For a year and a half, David Conneely had Westport floating on air.
His iFloat therapy center above Oscar’s provided a unique way for thousands of men and women to relieve stress and rejuvenate bodies.
But — starting a year ago — even floating quietly in the dark, suspended in a warm solution of Epsom salt, could not relieve David’s stress.
Ten weeks of construction at a women’s store downstairs caused iFloat to close often. Then — after sheet rock ceiling was removed — the store’s music, telephones, even sounds of conversation and laughter shattered the tranquil time that iFloat clients cherished.
One of the iFloat relaxation tanks.
David tried to work with the store. But months of phone calls, emails and meetings produced no remedy. The store was not legally liable to solve the problem, so David could not sue. Besides, he’s not that type of guy.
David spent plenty of time and money consulting with contractors. No one could help.
He spent more time and money searching for a new site. He did not want to leave Westport, but he’d already lost six figures of income.
In May David spoke with landlord Lee Papageorge about leaving.
As they worked on a mutually beneficial exit strategy, David’s father died. David spent time in Boston with family, including his brother Martin.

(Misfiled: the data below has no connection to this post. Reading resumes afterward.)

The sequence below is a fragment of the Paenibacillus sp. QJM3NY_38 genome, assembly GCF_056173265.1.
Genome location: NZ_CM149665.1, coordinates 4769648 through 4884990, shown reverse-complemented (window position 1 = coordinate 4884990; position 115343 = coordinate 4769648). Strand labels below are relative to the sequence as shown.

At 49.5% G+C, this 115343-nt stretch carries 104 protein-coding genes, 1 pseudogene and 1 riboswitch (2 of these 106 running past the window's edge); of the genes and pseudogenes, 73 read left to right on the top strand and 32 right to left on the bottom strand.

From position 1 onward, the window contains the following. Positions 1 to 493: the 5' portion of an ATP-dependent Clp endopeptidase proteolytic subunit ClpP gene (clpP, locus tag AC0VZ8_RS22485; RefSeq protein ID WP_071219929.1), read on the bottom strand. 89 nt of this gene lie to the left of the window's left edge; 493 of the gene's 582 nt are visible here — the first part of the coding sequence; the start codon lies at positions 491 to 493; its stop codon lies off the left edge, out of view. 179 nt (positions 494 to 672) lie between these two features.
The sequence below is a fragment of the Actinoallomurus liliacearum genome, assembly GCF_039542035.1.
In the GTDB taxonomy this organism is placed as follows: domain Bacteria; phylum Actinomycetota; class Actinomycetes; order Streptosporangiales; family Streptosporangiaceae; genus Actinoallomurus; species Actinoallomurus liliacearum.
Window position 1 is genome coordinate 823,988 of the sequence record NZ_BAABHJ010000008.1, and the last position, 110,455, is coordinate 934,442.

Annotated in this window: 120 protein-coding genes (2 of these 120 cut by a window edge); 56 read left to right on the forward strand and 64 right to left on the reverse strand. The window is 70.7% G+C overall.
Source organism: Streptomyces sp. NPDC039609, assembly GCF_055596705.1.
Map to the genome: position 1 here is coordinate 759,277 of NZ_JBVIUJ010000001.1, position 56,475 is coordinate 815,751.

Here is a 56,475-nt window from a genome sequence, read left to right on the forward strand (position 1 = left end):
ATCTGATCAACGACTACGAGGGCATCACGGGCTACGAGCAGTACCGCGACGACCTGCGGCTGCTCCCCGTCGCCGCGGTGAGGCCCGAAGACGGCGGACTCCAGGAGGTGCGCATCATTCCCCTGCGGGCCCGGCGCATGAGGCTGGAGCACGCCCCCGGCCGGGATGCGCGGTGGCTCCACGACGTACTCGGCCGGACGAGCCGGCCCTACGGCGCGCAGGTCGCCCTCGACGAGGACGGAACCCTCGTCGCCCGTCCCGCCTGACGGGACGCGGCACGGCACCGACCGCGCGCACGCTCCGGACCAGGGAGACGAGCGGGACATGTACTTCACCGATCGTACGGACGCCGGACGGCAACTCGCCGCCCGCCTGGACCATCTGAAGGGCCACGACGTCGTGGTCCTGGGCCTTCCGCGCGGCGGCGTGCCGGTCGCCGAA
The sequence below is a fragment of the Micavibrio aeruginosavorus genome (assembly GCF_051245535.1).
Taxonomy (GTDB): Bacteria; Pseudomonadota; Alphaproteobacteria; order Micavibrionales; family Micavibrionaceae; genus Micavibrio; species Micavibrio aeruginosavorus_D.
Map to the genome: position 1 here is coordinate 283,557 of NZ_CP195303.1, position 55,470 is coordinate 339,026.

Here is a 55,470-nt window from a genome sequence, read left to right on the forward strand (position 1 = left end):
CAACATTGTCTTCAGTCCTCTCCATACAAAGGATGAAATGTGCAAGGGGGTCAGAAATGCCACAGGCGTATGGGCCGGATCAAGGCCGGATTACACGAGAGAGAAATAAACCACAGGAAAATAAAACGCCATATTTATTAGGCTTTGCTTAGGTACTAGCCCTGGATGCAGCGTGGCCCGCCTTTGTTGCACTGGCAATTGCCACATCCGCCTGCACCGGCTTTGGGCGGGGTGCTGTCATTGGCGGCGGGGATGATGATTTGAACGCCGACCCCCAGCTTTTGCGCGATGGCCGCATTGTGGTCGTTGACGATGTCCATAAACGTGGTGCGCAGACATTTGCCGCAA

Martin — who owns Conneely Contracting in nearby Arlington — had been one of their father’s primary caregivers. He also had 4 girls, so he’d been unable to help David.
Finally, though, he had time to come to Westport.
Martin assessed the situation. “I can fix this,” he said.
He ripped out a wall and the float tanks. He elevated them — no easy task — and uncoupled the entire float room from the floor and walls. He installed vibration isolators — shipped overnight from California — along with sound-isolating glue and soundboards. Then Milton added new woodwork.
He did not charge his brother a dime.
It all worked perfectly. iFloat is back.
David Conneelly, in iFloat’s warm and welcoming lobby.
True to his nature — and that of his low-key business — David is not shouting the news. But he is thrilled to offer floats again, proud of the support of his family, and honored by the staunch support of customers like Jamie Walsh, Grayson Braun, Betsy Wacker and Bill Donaldson.
“They kept me motivated and involved,” David says.
At last, David can relax.
Along with thousands of satisfied, gratefully floating customers.
(Click here for hours of operation and more information.)